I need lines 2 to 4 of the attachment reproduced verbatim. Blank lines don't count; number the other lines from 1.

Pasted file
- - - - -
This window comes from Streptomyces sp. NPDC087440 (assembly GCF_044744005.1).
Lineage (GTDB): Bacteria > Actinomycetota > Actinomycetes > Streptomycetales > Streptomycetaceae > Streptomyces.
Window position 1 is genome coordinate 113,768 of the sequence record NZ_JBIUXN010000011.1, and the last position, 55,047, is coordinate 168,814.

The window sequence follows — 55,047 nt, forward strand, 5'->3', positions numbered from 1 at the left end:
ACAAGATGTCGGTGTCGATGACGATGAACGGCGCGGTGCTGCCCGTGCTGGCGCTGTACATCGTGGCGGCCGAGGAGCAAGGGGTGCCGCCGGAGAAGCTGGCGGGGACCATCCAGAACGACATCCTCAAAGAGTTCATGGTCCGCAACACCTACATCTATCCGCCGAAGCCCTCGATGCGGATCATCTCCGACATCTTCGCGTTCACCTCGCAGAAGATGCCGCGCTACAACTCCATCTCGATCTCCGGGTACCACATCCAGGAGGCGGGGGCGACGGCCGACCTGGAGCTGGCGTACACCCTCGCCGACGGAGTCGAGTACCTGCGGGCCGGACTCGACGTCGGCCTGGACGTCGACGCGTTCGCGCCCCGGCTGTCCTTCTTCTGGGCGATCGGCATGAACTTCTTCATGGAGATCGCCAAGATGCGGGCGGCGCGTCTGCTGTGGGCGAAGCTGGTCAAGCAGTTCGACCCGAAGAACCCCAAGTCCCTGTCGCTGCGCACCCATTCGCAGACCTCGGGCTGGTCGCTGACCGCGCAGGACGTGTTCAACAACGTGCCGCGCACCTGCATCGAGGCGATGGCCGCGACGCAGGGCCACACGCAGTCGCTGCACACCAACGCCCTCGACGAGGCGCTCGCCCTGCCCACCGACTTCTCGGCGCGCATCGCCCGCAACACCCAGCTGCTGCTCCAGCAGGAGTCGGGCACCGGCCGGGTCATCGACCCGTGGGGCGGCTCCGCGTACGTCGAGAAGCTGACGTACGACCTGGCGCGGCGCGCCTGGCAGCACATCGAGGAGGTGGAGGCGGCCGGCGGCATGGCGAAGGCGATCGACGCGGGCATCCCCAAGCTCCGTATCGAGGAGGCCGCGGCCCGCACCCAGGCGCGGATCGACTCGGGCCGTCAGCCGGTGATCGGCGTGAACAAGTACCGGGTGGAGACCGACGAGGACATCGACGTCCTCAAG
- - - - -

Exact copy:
Lineage (GTDB): Bacteria > Actinomycetota > Actinomycetes > Streptomycetales > Streptomycetaceae > Streptomyces.
Window position 1 is genome coordinate 113,768 of the sequence record NZ_JBIUXN010000011.1, and the last position, 55,047, is coordinate 168,814.

The window sequence follows — 55,047 nt, forward strand, 5'->3', positions numbered from 1 at the left end: